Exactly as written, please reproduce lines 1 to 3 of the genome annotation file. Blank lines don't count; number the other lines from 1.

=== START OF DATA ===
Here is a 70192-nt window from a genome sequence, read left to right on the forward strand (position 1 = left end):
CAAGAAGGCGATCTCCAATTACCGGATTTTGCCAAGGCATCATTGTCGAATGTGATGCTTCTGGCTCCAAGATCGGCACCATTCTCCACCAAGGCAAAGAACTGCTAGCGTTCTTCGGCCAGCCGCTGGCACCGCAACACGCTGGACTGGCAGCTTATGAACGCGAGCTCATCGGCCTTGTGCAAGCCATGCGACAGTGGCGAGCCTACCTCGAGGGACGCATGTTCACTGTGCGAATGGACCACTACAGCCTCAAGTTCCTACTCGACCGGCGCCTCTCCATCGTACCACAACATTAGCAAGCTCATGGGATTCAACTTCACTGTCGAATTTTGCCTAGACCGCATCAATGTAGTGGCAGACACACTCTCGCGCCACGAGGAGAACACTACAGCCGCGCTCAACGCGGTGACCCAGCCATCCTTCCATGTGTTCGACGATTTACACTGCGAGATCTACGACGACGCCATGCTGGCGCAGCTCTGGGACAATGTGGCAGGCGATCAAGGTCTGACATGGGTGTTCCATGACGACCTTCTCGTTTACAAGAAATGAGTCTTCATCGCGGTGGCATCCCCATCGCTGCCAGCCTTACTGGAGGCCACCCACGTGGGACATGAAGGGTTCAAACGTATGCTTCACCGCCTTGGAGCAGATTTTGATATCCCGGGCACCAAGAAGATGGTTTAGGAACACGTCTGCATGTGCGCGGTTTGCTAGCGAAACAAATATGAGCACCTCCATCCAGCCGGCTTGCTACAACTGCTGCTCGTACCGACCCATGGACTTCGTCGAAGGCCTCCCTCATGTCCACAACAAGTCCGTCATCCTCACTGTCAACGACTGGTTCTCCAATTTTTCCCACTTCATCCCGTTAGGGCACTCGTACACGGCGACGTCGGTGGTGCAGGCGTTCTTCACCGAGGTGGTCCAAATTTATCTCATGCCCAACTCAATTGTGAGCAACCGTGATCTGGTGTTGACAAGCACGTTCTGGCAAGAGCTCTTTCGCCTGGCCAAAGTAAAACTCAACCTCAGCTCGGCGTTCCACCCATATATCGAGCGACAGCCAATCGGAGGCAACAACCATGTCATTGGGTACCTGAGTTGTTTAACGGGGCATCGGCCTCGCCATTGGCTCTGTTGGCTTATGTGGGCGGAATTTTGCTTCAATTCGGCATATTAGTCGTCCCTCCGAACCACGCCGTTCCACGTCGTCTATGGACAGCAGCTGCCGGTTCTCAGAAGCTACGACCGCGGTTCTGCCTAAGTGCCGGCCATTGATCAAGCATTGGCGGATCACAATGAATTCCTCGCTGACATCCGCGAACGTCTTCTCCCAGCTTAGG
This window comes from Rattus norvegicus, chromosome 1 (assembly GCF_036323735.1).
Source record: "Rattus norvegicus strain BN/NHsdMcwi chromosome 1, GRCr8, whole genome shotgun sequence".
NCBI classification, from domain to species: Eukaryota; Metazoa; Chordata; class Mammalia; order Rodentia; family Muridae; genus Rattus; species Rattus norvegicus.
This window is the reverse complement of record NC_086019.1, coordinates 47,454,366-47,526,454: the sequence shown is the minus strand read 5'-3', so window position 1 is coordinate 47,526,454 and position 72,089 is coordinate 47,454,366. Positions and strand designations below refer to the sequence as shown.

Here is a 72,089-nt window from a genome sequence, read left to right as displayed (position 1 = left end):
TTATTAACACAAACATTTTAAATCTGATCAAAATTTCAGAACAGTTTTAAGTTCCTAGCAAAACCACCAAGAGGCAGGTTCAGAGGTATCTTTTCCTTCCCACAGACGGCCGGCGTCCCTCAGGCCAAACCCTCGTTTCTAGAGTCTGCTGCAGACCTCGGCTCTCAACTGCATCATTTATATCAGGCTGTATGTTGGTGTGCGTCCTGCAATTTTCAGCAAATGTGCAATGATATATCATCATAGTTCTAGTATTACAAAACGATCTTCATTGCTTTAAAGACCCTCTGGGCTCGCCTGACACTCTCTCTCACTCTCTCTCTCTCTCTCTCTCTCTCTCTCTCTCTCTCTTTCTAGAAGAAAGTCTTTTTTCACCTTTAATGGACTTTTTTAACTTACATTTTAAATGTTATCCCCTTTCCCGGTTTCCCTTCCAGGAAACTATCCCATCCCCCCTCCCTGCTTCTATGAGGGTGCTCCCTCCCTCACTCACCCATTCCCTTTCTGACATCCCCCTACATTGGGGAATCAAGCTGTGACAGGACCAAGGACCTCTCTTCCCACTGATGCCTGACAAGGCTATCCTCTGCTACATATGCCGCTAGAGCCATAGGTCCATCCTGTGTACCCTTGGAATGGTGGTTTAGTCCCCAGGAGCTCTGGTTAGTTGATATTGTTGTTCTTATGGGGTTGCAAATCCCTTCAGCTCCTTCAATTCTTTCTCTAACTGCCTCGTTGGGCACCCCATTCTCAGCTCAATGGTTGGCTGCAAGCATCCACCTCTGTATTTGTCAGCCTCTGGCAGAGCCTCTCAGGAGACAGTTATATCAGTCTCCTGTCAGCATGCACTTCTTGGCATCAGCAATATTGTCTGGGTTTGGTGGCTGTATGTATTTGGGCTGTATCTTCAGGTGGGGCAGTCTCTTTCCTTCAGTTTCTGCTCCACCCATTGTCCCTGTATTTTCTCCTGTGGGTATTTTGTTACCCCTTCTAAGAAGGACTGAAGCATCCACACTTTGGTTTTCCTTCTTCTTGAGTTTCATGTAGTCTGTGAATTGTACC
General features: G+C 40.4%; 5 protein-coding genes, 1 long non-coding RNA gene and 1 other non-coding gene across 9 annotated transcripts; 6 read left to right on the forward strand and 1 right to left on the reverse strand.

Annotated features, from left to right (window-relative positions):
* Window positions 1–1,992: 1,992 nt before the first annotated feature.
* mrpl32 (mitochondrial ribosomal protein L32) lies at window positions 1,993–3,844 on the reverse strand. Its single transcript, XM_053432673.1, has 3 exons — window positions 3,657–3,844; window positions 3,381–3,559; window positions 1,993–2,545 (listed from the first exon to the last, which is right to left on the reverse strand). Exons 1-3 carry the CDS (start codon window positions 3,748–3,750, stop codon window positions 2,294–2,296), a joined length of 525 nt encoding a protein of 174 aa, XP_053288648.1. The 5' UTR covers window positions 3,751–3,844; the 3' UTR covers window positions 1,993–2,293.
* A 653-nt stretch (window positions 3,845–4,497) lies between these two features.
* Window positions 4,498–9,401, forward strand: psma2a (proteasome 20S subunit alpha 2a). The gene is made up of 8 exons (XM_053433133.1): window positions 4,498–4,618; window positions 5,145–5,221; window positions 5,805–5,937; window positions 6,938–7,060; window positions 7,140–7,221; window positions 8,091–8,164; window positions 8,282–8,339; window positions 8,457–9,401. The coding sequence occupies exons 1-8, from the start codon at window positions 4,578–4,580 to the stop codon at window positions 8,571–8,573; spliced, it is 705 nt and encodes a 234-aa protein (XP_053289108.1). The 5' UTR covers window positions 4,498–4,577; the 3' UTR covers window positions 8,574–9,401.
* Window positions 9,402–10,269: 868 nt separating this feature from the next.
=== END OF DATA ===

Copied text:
Here is a 70192-nt window from a genome sequence, read left to right on the forward strand (position 1 = left end):
CAAGAAGGCGATCTCCAATTACCGGATTTTGCCAAGGCATCATTGTCGAATGTGATGCTTCTGGCTCCAAGATCGGCACCATTCTCCACCAAGGCAAAGAACTGCTAGCGTTCTTCGGCCAGCCGCTGGCACCGCAACACGCTGGACTGGCAGCTTATGAACGCGAGCTCATCGGCCTTGTGCAAGCCATGCGACAGTGGCGAGCCTACCTCGAGGGACGCATGTTCACTGTGCGAATGGACCACTACAGCCTCAAGTTCCTACTCGACCGGCGCCTCTCCATCGTACCACAACATTAGCAAGCTCATGGGATTCAACTTCACTGTCGAATTTTGCCTAGACCGCATCAATGTAGTGGCAGACACACTCTCGCGCCACGAGGAGAACACTACAGCCGCGCTCAACGCGGTGACCCAGCCATCCTTCCATGTGTTCGACGATTTACACTGCGAGATCTACGACGACGCCATGCTGGCGCAGCTCTGGGACAATGTGGCAGGCGATCAAGGTCTGACATGGGTGTTCCATGACGACCTTCTCGTTTACAAGAAATGAGTCTTCATCGCGGTGGCATCCCCATCGCTGCCAGCCTTACTGGAGGCCACCCACGTGGGACATGAAGGGTTCAAACGTATGCTTCACCGCCTTGGAGCAGATTTTGATATCCCGGGCACCAAGAAGATGGTTTAGGAACACGTCTGCATGTGCGCGGTTTGCTAGCGAAACAAATATGAGCACCTCCATCCAGCCGGCTTGCTACAACTGCTGCTCGTACCGACCCATGGACTTCGTCGAAGGCCTCCCTCATGTCCACAACAAGTCCGTCATCCTCACTGTCAACGACTGGTTCTCCAATTTTTCCCACTTCATCCCGTTAGGGCACTCGTACACGGCGACGTCGGTGGTGCAGGCGTTCTTCACCGAGGTGGTCCAAATTTATCTCATGCCCAACTCAATTGTGAGCAACCGTGATCTGGTGTTGACAAGCACGTTCTGGCAAGAGCTCTTTCGCCTGGCCAAAGTAAAACTCAACCTCAGCTCGGCGTTCCACCCATATATCGAGCGACAGCCAATCGGAGGCAACAACCATGTCATTGGGTACCTGAGTTGTTTAACGGGGCATCGGCCTCGCCATTGGCTCTGTTGGCTTATGTGGGCGGAATTTTGCTTCAATTCGGCATATTAGTCGTCCCTCCGAACCACGCCGTTCCACGTCGTCTATGGACAGCAGCTGCCGGTTCTCAGAAGCTACGACCGCGGTTCTGCCTAAGTGCCGGCCATTGATCAAGCATTGGCGGATCACAATGAATTCCTCGCTGACATCCGCGAACGTCTTCTCCCAGCTTAGG
This window comes from Rattus norvegicus, chromosome 1 (assembly GCF_036323735.1).